For the Love of Money: The NY Times prompts me to reflect on money

In Sunday’s edition of The New York Times Review an article appeared titled “For the Love of Money.”  It is an article written by a former Wall Street trader who had given come to see his desire from more money as an addition, a wealth addiction.  After millions of dollars in salary and bonuses he wasn’t fulfilled, the money didn’t complete him.  Ultimately he gave it all up, the bonuses and the high paying job to do something more with his life.

Dozens of different types of 12-step support groups — including Clutterers Anonymous and On-Line Gamers Anonymous — exist to help addicts of various types, yet there is no Wealth Addicts Anonymous. Why not? Because our culture supports and even lauds the addiction. Look at the magazine covers in any newsstand, plastered with the faces of celebrities and C.E.O.’s; the superrich are our cultural gods. I hope we all confront our part in enabling wealth addicts to exert so much influence over our country.

I generally think that if one is rich and believes they have “enough,” they are not a wealth addict. On Wall Street, in my experience, that sense of “enough” is rare. The money guy doing a job he complains about for yet another year so he can add $2 million to his $20 million bank account seems like an addict.

The whole article is a call for each of us to examine our own consciences.  The entire piece is a must read.

I wonder how many others are suffering with this same addiction, even if it goes unnamed.  It is understandable for some one with responsibilities for a family to be concerned about money and making ends meet.  Please God it would be a little easier for everyone.  But when is enough, enough?  When will we be comfortable?  How much time and effort do we put into making sure we have enough money.  Time and effort that would be better spent paying attention to our loved ones, to our God.

Even as a priest I find myself worried about money.  One day as a pastor I’ll have the responsibility to balance the parish budget.  I’ll have the responsibility to ask for financial assistance from the parishioners.  Already now, I have been tasked with spearheading my parish’s annual diocesan Catholic Ministries Appeal.  One of the top complaints of Catholics is that priests all too often ask for money.  Too often it seems like thats all we do sometimes.  How do we strike the balance between appropriate fundraising and not burdening our people with more demands.  As numbers decline fewer people are giving more, and we as a church are tasked with doing more with less.  Even with the responsibility for the financial health of a parish we must never come across as obsessed with money, as a wealth addict.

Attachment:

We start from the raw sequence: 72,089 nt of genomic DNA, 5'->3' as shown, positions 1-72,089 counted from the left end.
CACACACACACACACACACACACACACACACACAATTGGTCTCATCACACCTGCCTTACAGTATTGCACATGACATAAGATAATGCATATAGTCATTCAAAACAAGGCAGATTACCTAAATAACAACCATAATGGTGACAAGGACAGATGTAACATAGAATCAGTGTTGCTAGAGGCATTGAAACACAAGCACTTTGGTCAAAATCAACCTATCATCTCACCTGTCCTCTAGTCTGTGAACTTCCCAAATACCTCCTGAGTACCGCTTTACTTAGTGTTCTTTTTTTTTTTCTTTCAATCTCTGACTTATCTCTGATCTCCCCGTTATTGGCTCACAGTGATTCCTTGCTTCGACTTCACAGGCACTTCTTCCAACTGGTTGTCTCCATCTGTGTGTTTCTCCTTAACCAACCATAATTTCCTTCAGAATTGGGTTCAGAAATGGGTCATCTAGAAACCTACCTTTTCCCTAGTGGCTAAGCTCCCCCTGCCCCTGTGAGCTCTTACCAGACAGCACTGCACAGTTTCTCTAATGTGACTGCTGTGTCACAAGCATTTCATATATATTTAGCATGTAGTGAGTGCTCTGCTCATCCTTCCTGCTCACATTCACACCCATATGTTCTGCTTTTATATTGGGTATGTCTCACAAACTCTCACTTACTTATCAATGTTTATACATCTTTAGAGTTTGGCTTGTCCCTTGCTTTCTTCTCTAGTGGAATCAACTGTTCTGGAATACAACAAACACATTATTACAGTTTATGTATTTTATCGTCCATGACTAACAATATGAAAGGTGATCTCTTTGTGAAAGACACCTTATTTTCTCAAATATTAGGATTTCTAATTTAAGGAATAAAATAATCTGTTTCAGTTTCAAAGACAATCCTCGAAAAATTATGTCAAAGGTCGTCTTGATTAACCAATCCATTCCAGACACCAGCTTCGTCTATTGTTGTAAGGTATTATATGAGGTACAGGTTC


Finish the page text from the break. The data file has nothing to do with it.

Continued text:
Even for me personally, I have ends to meet.  As a secular (diocesan/parish) priest I did not make a vow or promise of poverty as religious order priests do.   I have a bank account, I make a small salary that is complemented by stipends.  My room and board is covered by my parish. It is not a lot, but certainly it is enough.  And yet, I find myself worried about paying college loans, about having enough to be comfortable.  But I am comfortable.  I am happy.  I don’t want for much.  Society tells me I should want more.  I should need more.  In order to be happy I need to take nice vacations, and go to nice dinners and see good plays.  Too often I fall for what society tells me.  All too often, enough is just not enough.

I certainly didn’t become a priest to get rich.  But am I happy to have just enough.  Am I happy to be comfortable.  Should I comfortable at all?  How do I live gospel simplicity, if at all?  Thats a matter for my daily examination of conscience.  Lord help me to be simple.  Lord, help me to be charitable.  Lord help me to see that You alone are enough for me.  Lord, help me to see that you alone are the source of fulfillment and joy.


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